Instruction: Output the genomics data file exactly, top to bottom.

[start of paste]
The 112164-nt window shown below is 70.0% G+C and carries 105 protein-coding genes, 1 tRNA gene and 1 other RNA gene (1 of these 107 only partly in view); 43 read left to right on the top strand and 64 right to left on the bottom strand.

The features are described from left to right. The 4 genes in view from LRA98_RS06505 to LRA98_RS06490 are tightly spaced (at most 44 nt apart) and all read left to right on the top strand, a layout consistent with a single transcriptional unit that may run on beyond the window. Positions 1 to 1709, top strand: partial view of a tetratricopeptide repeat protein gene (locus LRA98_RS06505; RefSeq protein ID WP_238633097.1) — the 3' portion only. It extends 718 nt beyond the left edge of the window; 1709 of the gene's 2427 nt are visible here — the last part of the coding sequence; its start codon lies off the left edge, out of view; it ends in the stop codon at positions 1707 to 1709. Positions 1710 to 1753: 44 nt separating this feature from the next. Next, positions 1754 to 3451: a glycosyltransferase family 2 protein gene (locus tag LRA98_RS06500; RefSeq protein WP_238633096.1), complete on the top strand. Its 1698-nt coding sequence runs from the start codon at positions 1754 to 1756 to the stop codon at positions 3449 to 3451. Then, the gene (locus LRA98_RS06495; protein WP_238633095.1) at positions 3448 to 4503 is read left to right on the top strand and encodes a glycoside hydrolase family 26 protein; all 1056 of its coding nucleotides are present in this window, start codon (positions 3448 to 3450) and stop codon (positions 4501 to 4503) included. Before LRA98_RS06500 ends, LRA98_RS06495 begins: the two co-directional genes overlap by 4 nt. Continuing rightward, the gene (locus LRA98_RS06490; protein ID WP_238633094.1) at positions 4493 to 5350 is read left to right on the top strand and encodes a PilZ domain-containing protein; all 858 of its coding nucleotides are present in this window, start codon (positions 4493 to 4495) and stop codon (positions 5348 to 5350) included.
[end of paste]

The 112164-nt window shown below is 70.0% G+C and carries 105 protein-coding genes, 1 tRNA gene and 1 other RNA gene (1 of these 107 only partly in view); 43 read left to right on the top strand and 64 right to left on the bottom strand.

The features are described from left to right. The 4 genes in view from LRA98_RS06505 to LRA98_RS06490 are tightly spaced (at most 44 nt apart) and all read left to right on the top strand, a layout consistent with a single transcriptional unit that may run on beyond the window. Positions 1 to 1709, top strand: partial view of a tetratricopeptide repeat protein gene (locus LRA98_RS06505; RefSeq protein ID WP_238633097.1) — the 3' portion only. It extends 718 nt beyond the left edge of the window; 1709 of the gene's 2427 nt are visible here — the last part of the coding sequence; its start codon lies off the left edge, out of view; it ends in the stop codon at positions 1707 to 1709. Positions 1710 to 1753: 44 nt separating this feature from the next. Next, positions 1754 to 3451: a glycosyltransferase family 2 protein gene (locus tag LRA98_RS06500; RefSeq protein WP_238633096.1), complete on the top strand. Its 1698-nt coding sequence runs from the start codon at positions 1754 to 1756 to the stop codon at positions 3449 to 3451. Then, the gene (locus LRA98_RS06495; protein WP_238633095.1) at positions 3448 to 4503 is read left to right on the top strand and encodes a glycoside hydrolase family 26 protein; all 1056 of its coding nucleotides are present in this window, start codon (positions 3448 to 3450) and stop codon (positions 4501 to 4503) included. Before LRA98_RS06500 ends, LRA98_RS06495 begins: the two co-directional genes overlap by 4 nt. Continuing rightward, the gene (locus LRA98_RS06490; protein ID WP_238633094.1) at positions 4493 to 5350 is read left to right on the top strand and encodes a PilZ domain-containing protein; all 858 of its coding nucleotides are present in this window, start codon (positions 4493 to 4495) and stop codon (positions 5348 to 5350) included.